The Issue

Individuals with pregnancy-related Medicaid coverage typically lose their benefits 60 days after the end of pregnancy. Our nation’s rate of maternal mortality is rising, and a growing body of evidence shows that many of these deaths, particularly from preventable causes such as overdose and suicide, occur after pregnancy-related Medicaid coverage ends.

Extending Medicaid coverage from 60 days to one year postpartum is especially critical because of the Medicaid unwinding, which began in April 2023 and allowed states restart the process of disenrolling ineligible members from Medicaid. Soon, many people who had Medicaid coverage will no longer be eligible for that coverage and may become uninsured, making Medicaid extension even more critical.

Federal and State Advocacy

ACOG is the leading voice advocating for Congress and the administration to extend Medicaid coverage to at least one year postpartum. ACOG has worked to enact bipartisan legislation in the U.S. House of Representatives and U.S. Senate to support state efforts to extend postpartum coverage and advocated for CMS to encourage states to pursue this policy and swiftly approve pending Section 1115 waiver and state plan amendment (SPA) requests to extend postpartum coverage from 60 days to 12 months without restriction.

Postpartum Medicaid coverage can be extended through various pathways. States can extend coverage with legislative action through a bill, executive action in a governor’s budget, or regulatory action by submitting a Section 1115 waiver request or a SPA to CMS.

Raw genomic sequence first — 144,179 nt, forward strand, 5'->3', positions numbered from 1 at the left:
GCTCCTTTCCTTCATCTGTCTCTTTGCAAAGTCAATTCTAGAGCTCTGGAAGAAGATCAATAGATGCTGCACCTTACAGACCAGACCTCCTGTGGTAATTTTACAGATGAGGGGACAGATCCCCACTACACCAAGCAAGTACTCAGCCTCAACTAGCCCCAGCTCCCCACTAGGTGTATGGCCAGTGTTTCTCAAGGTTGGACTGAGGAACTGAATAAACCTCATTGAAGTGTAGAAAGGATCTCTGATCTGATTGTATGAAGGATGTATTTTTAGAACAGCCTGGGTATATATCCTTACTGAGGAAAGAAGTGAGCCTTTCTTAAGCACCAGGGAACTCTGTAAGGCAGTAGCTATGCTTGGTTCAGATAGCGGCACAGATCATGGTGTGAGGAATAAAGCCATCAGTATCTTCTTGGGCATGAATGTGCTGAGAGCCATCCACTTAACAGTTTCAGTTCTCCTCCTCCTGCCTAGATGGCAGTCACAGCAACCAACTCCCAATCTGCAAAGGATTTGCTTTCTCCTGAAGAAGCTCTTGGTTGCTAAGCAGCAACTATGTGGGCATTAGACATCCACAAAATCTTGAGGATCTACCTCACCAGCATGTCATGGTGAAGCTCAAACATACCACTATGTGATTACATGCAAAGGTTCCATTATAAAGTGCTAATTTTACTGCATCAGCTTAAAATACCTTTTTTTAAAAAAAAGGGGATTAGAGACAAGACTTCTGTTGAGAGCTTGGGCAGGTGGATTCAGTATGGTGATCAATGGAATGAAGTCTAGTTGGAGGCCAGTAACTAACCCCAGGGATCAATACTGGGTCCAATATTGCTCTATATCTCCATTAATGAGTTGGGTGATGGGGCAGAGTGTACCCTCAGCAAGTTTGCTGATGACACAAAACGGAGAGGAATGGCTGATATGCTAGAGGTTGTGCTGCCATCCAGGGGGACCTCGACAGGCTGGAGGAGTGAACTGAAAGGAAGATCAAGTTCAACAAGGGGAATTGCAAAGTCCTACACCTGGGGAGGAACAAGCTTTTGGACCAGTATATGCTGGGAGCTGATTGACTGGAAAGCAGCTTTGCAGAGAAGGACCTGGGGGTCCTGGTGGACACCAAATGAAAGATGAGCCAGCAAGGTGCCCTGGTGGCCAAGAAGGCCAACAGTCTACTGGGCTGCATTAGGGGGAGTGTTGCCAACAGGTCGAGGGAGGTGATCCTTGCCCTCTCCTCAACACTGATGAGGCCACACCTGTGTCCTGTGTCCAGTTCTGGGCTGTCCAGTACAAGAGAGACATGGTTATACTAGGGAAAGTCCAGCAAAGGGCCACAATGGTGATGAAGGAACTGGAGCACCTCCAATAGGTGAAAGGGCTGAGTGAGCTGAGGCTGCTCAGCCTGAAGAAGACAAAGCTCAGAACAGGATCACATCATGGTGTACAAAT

SPA to Extend Postpartum Medicaid under the American Rescue Plan Act

The American Rescue Plan Act, signed into law on March 11, 2021, makes available an additional pathway that allows states to extend Medicaid coverage for pregnant people from 60 days to one year postpartum: the SPA.

The Center for Medicaid and CHIP Services released guidance for state Medicaid Directors to implement the postpartum SPA in their state.

Frequently Asked Questions

Q: Does the American Rescue Plan Act automatically extend Medicaid postpartum coverage in every state?

  • Not currently—states still must act.

Q: How can states use SPAs to extend Medicaid coverage?

  • A SPA is a simpler option that states may find preferable to the burdensome and time-consuming Section 1115 waiver process. The process to initiate a SPA varies by state. Some states may require legislative action. All states will still require budget allocation.

Q: What does the American Rescue Plan Act mean for state budgetary decisions and their financial commitment??

  • The federal financial commitment is the same whether a state uses a SPA or an 1115 waiver.
  • The federal match for a coverage extension under the SPA is the regular, per-capita based federal medical assistance percentage, just as with a 1115 waiver.

Q: How does the American Rescue Plan Act apply to the Children’s Health Insurance Program??

  • Colorado, Missouri, New Jersey, Rhode Island, Virginia, and West Virginia also provide coverage to pregnant people under the Children’s Health Insurance Program in addition to Medicaid.
  • For states that implement the SPA, the one year of postpartum coverage will also apply to pregnant people enrolled in the Children’s Health Insurance Program.